Other transition-based models extend TransE to additionally use projection vectors or matrices to translate head and tail embeddings into the relation vector space, such as: TransH (Wang et al., 2014), TransR (Lin et al., 2015b), TransD (Ji et al., 2015), STransE (Nguyen et al., 2016b) and TranSparse (Ji et al., 2016). Furthermore, DISTMULT (Yang et al., 2015) and ComplEx (Trouillon et al., 2016) use a tri-linear dot product to compute the score for each triple. Recent research has shown that using relation paths between entities in the KBs could help to get contextual information for improving KB completion performance (Lin et al., 2015a; Luo et al., 2015; Guu et al., 2015; Toutanova et al., 2016; Nguyen et al., 2016a). See other embedding models for KB completion in Nguyen (2017).

Recently, convolutional neural networks (CNNs), originally designed for computer vision

(LeCun et al., 1998)

, have significantly received research attention in natural language processing

(Collobert et al., 2011; Kim, 2014). CNN learns non-linear features to capture complex relationships with a remarkably less number of parameters compared to fully connected neural networks. Inspired from the success in computer vision, Dettmers et al. (2018) proposed ConvE—the first model applying CNN for the KB completion task. In ConvE, only and are reshaped and then concatenated into an input matrix which is fed to the convolution layer. Different filters of the same

shape are operated over the input matrix to output feature map tensors. These feature map tensors are then vectorized and mapped into a vector via a linear transformation. Then this vector is computed with

via a dot product to return a score for (h, r, t). See a formal definition of the ConvE score function in Table 1. It is worth noting that ConvE focuses on the local relationships among different dimensional entries in each of or , i.e., ConvE does not observe the global relationships among same dimensional entries of an embedding triple (, , ), so that ConvE ignores the transitional characteristic in transition-based models, which is one of the most useful intuitions for the task.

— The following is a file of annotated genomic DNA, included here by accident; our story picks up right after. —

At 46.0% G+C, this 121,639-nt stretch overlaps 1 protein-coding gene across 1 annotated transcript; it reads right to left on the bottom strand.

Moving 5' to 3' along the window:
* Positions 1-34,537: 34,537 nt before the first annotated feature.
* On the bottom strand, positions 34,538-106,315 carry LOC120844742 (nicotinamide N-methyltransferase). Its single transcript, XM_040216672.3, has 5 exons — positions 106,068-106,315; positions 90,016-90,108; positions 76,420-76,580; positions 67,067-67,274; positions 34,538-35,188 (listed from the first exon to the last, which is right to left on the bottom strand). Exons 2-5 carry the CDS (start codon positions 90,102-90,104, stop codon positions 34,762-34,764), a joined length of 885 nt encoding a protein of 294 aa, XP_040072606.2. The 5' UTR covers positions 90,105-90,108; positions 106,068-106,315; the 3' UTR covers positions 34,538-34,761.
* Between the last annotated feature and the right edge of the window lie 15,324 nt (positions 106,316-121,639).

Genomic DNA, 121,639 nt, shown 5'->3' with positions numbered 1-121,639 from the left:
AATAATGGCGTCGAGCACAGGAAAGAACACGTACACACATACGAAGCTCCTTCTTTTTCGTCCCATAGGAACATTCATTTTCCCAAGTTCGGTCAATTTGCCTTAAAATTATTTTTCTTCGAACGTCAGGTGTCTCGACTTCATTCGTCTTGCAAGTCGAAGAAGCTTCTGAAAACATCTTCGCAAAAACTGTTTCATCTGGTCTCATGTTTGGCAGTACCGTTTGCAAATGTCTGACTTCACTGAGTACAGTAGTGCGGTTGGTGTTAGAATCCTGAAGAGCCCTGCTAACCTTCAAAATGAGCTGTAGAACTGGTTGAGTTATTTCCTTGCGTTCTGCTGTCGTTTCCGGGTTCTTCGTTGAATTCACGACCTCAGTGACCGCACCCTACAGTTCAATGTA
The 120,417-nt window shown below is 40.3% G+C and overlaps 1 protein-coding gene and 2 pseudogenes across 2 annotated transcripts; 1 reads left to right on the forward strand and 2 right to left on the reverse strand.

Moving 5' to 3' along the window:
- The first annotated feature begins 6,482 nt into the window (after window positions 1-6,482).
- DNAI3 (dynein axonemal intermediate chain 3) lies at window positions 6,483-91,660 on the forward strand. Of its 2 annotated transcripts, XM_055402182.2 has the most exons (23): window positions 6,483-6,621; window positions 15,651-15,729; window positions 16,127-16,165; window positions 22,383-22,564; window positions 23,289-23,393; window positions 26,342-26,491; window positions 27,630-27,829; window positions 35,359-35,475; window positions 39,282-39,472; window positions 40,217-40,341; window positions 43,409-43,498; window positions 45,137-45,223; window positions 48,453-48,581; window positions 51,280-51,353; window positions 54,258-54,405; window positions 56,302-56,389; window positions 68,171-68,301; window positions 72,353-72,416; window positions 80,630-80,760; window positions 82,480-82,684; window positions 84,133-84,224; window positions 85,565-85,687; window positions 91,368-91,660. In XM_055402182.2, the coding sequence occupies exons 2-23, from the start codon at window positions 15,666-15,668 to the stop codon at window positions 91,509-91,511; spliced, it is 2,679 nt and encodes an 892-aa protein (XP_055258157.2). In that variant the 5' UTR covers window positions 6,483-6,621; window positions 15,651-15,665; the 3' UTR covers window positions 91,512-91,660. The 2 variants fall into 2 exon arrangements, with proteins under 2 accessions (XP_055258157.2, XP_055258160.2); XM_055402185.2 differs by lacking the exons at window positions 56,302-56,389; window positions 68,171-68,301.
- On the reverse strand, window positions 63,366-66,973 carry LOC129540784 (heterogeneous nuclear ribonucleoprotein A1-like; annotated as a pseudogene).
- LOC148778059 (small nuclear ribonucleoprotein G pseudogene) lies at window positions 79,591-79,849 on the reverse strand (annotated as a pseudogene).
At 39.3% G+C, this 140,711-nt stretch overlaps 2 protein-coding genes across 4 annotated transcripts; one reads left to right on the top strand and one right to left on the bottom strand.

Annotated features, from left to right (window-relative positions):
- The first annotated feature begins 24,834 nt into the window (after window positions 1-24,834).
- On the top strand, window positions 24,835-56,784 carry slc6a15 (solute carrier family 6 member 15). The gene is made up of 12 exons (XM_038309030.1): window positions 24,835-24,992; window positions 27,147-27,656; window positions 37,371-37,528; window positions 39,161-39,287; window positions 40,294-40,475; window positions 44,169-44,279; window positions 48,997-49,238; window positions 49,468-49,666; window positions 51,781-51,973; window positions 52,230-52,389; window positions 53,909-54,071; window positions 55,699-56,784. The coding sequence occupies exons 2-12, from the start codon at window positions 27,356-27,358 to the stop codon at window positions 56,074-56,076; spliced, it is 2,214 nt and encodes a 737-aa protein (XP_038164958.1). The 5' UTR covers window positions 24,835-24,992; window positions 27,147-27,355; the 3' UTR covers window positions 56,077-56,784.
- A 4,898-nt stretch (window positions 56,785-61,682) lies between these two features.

In this paper, we present ConvKB—an embedding model which proposes a novel use of CNN for the KB completion task. In ConvKB, each entity or relation is associated with an unique -dimensional embedding. Let , and denote -dimensional embeddings of , and , respectively. For each triple (h, r, t), the corresponding triple of -dimensional embeddings (, , ) is represented as a input matrix. This input matrix is fed to the convolution layer where different filters of the same shape are used to extract the global relationships among same dimensional entries of the embedding triple. That is, these filters are repeatedly operated over every row of the input matrix to produce different feature maps. The feature maps are concatenated into a single feature vector which is then computed with a weight vector via a dot product to produce a score for the triple (h, r, t). This score is used to infer whether the triple (h, r, t) is valid or not.

Our contributions in this paper are as follows:

  • We introduce ConvKB—a novel embedding model of entities and relationships for knowledge base completion. ConvKB models the relationships among same dimensional entries of the embeddings. This implies that ConvKB generalizes transitional characteristics in transition-based embedding models.